Blanton Museum tour shows evolving depictions of the American West


David Lopez

A tour guide at the Blanton Museum of Art presents “The Changing American Landscape” to a group of elementary students on Thursday afternoon. The exhibit features a series of landscape art pieces ranging from 17th century to modern day.

Zachary Keener

The natural landscapes of the American West captivated artists from around the world at the beginning of the 20th century — and today, the Blanton Museum of Art staff hopes the paintings those artists produced are equally ready to captivate visitors.

Docent Marion Werner led a tour Thursday of the Blanton’s C.R. Smith Collection of western art, titled “The Changing American Landscape.”

“In the late 1800s and early 1900s, [painting the American West] is what the artists were doing in the United States,” Werner said.

Werner said William Robinson’s “Leigh The Roping,” a 1914 painting featuring a cowboy riding a horse, focuses on the wildness of the West.

“What is it that you see when you look at [the painting]?” Werner said. “Can you see the sand coming all up? You can feel the dust, the wind. There is almost a sound when you look at it.”

The tour also looked at paintings depicting Native Americans during the era of westward American expansion. Werner said Albert Bierstadt, who painted “Sioux Village near Fort Laramie” in 1859, admired the strong connection between Native Americans and their environment.

“He had this idea that the [Native] Americans had this natural world,” Werner said. “It is a pastoral [painting] — look at the way the Indians live.”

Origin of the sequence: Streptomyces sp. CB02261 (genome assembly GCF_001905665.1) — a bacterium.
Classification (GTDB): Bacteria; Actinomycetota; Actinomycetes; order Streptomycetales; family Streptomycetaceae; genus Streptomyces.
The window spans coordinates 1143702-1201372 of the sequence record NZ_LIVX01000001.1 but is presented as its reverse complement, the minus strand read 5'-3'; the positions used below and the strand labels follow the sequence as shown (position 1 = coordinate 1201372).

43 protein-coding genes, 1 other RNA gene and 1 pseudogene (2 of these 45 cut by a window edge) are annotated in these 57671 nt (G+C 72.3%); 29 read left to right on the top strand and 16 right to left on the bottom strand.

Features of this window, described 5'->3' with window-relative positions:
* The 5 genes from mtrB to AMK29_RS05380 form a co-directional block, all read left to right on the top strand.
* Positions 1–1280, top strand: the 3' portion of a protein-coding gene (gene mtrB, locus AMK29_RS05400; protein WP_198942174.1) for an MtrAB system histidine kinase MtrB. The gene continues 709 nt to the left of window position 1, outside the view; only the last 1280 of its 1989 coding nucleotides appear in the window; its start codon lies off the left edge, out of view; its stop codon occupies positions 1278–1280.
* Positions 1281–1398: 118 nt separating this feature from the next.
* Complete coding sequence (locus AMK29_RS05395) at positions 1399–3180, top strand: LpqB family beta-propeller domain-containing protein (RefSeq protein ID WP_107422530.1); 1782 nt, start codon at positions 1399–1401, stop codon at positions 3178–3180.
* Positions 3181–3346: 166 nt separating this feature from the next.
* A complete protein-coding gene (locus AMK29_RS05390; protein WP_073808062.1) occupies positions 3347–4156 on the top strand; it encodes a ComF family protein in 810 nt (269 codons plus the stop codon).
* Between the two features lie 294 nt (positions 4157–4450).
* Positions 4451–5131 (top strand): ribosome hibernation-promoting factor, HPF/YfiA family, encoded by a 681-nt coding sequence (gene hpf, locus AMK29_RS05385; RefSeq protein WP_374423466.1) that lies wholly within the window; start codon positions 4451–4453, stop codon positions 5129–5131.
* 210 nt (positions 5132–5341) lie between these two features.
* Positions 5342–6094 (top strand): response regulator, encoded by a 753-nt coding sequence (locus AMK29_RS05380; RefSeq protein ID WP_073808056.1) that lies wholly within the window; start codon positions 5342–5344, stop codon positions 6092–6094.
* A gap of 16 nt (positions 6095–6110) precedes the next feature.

English junior Jonas Kleinkert, an exchange student from Germany, said he has had a fascination with the American West since he was a child.

“I always wanted to be a cowboy when I was a kid,” Kleinkert said.

Mimi Deaton, a volunteer at the Blanton, said she found “Leigh The Roping” especially compelling.

“In general, I like it because it’s lively — movement, horses stampeding — lively,” Deaton said. “It evokes West Texas. I actually grew up in North and East Texas, which [has] tiny trees, but that stuff — the colors and the landscape — that’s West Texas.”

Deaton also said few of the artists painting the American West were originally from the area.

“A lot of them were not from the out-West area,” Deaton said. “They were from Europe or the East Coast, and they went out and painted the West.”

Werner said the painters featured in the Smith Collection were seeking to portray an American identity.

“How do you express the land of the free?” Werner said.